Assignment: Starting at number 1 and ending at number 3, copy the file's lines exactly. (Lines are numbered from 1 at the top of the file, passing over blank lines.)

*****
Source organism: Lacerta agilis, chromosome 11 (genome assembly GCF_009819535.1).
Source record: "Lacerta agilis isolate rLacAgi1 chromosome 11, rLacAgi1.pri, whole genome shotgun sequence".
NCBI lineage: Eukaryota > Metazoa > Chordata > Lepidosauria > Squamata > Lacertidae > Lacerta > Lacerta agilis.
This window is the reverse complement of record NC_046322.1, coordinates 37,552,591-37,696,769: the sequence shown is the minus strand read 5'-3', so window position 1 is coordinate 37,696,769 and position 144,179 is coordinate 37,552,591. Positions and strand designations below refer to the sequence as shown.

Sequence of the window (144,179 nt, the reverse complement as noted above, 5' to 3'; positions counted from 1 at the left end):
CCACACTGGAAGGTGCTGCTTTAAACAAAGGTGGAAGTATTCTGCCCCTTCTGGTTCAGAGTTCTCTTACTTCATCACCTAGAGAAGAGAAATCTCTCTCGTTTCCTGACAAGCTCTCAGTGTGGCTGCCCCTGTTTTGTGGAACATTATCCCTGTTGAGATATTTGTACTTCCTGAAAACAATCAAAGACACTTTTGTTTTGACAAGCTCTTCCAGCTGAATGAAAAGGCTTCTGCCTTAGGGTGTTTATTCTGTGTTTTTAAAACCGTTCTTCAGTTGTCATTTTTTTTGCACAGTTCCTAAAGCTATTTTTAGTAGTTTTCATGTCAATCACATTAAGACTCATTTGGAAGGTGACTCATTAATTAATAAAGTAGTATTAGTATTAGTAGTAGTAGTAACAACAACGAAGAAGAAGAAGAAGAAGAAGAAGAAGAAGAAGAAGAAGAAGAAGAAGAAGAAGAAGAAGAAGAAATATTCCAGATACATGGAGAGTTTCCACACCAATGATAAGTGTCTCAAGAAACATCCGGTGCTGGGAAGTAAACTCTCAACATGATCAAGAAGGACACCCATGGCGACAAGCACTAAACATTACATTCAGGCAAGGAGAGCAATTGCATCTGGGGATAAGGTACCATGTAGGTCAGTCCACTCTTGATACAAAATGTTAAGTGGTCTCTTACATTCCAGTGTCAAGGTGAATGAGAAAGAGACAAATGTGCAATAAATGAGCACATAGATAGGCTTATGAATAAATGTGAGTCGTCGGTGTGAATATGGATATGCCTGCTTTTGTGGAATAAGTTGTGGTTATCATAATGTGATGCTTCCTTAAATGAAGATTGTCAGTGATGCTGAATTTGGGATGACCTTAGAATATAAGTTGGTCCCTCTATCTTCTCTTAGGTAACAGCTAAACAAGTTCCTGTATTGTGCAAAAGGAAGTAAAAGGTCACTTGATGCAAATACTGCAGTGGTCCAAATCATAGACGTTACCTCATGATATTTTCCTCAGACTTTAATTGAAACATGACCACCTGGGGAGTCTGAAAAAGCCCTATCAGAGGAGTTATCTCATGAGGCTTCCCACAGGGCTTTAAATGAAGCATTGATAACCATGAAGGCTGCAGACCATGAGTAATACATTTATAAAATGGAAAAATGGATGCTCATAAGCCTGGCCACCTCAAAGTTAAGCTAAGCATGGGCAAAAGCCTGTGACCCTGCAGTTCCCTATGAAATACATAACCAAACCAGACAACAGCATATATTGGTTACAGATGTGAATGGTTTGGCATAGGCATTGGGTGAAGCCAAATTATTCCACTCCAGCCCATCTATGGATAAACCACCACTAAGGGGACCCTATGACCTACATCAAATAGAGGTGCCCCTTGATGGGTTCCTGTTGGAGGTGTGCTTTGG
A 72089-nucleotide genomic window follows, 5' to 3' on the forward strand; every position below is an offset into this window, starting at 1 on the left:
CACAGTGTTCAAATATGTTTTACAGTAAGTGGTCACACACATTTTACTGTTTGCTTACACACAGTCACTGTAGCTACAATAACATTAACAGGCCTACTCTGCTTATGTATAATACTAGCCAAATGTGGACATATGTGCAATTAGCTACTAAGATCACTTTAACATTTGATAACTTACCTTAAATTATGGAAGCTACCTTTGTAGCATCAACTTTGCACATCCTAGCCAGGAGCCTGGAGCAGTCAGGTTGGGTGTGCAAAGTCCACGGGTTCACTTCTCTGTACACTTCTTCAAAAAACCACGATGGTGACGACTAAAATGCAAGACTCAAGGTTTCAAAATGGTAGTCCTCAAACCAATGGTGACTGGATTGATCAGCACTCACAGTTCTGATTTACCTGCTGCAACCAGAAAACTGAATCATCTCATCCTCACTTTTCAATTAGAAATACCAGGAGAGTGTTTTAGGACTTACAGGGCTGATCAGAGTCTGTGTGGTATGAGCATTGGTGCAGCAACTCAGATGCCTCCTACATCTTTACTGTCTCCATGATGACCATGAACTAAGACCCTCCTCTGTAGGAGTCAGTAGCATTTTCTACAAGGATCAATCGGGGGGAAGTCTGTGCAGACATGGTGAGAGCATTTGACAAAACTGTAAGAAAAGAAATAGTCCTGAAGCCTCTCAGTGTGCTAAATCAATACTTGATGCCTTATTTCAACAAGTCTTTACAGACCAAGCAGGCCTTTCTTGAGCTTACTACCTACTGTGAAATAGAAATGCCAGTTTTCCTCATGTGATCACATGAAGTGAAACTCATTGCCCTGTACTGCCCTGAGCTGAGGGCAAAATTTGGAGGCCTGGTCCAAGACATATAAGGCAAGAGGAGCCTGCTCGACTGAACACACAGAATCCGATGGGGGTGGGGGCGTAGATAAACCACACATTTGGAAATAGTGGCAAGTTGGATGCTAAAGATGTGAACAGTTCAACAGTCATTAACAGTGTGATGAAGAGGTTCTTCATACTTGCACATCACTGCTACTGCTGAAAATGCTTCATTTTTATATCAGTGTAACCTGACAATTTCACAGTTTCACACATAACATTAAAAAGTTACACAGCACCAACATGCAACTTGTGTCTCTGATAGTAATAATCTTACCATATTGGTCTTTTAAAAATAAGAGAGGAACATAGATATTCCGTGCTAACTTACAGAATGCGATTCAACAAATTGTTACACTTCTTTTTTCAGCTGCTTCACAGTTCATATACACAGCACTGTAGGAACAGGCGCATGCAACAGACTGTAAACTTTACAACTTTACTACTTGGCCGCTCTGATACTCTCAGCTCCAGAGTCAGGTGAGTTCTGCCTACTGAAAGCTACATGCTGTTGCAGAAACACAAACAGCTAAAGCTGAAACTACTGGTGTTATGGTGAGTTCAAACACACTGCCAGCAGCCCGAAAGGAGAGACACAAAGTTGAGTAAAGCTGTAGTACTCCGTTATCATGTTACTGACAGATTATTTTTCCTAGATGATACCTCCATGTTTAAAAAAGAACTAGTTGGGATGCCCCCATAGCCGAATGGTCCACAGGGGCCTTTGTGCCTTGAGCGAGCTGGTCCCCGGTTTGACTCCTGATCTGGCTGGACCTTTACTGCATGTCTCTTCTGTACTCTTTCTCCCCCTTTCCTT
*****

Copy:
Source organism: Lacerta agilis, chromosome 11 (genome assembly GCF_009819535.1).
Source record: "Lacerta agilis isolate rLacAgi1 chromosome 11, rLacAgi1.pri, whole genome shotgun sequence".
NCBI lineage: Eukaryota > Metazoa > Chordata > Lepidosauria > Squamata > Lacertidae > Lacerta > Lacerta agilis.